I, too, am a sucker for spreadsheets and want to compliment you on such an organized way of doing this. I never considered using Google Sheets as a way to keep track of scenes, versions, and wordcount. The "Type" column is a very interesting way to keep track of that. I'll be experimenting in Sheets now too! :D

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Re: Writing an organized script

#7 Post by Hellboy » Thu Nov 14, 2019 2:54 am

I´ve been trying tons of text editors but I can´t find one that does what I want.
I´d like something that lets me write and add labels and jump to links across documents. Pretty much like RenPy works, but purely text. Closest thing I´ve see is Google Docs, except it handles single documents only.
Surely something like that must exist? Any idea?
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Re: Writing an organized script

#8 Post by 磯七ラスミ » Fri Nov 15, 2019 6:33 am

I would rather start the organization right from the start. But if I was to organize some old project notes, I would search for keywords among my files.
Check the date, filesize and get your categories ready (grouping apart dialogues from narrations and these two from notes or reminders for you, the developer).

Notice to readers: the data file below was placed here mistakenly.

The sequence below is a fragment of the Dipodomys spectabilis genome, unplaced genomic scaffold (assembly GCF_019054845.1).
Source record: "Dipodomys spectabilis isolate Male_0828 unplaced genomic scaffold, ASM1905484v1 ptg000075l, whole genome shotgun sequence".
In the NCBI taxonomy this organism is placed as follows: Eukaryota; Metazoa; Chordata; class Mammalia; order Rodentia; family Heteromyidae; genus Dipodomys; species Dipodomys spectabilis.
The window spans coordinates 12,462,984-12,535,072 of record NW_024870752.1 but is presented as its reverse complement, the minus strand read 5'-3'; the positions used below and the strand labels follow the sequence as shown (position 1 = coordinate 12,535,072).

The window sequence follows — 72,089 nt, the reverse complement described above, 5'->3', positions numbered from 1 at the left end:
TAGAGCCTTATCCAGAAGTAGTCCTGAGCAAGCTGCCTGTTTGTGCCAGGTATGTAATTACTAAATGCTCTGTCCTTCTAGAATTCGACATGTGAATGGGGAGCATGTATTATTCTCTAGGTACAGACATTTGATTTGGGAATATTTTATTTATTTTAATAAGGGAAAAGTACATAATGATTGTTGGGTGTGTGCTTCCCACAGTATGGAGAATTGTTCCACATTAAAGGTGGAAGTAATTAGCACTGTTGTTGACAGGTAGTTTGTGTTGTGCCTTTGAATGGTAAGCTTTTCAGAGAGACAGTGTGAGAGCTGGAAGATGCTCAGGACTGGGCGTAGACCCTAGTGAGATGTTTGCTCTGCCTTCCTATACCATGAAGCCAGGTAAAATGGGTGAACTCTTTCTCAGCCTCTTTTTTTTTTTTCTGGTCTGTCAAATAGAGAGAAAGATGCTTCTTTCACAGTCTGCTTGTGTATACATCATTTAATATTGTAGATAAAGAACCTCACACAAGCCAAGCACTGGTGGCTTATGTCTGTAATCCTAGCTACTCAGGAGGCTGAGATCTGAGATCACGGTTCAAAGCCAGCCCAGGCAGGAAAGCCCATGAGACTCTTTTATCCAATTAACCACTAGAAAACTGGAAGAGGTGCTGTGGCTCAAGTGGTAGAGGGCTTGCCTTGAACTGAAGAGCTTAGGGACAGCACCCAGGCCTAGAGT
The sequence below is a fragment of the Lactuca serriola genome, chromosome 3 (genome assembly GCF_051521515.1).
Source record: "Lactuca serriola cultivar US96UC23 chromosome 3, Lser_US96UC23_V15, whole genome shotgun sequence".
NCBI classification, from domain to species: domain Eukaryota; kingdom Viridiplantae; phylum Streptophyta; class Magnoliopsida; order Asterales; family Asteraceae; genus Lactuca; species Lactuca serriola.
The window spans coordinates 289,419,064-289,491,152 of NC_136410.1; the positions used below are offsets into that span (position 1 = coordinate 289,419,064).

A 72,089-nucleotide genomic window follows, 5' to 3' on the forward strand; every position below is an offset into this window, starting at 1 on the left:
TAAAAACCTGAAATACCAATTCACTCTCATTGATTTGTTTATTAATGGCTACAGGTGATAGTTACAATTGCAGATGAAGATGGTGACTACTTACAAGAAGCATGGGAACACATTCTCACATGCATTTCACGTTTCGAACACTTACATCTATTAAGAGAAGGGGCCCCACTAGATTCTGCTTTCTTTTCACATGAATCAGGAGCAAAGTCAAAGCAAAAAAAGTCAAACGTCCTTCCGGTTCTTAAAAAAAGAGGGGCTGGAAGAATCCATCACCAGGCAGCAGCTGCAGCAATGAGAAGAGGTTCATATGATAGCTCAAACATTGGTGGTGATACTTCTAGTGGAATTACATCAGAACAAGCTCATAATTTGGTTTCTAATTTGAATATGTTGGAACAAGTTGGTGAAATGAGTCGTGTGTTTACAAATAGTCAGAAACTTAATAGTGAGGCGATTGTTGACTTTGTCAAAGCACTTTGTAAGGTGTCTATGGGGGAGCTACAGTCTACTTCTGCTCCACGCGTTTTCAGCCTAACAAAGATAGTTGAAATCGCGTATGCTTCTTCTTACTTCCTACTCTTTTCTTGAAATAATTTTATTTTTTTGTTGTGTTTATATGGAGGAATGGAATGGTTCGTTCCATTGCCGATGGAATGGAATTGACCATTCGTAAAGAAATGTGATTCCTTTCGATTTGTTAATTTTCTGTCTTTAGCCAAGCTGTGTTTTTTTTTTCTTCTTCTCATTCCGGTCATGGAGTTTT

Hellboy wrote:
Thu Nov 14, 2019 2:54 am
I´ve been trying tons of text editors but I can´t find one that does what I want.
I´d like something that lets me write and add labels and jump to links across documents. Pretty much like RenPy works, but purely text. Closest thing I´ve see is Google Docs, except it handles single documents only.
Surely something like that must exist? Any idea?
Twine works just fine, I guess.

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Re: Writing an organized script

#9 Post by jdhthegr8 » Tue Nov 19, 2019 10:18 am

Scrivener is a very good program for that functionality. You can import documents, put them in separate tabs and link between them as well as notes, references, etc. You can get a free 30 day trial. It can take a bit to learn all of its features but once you do it can save a lot of time with organization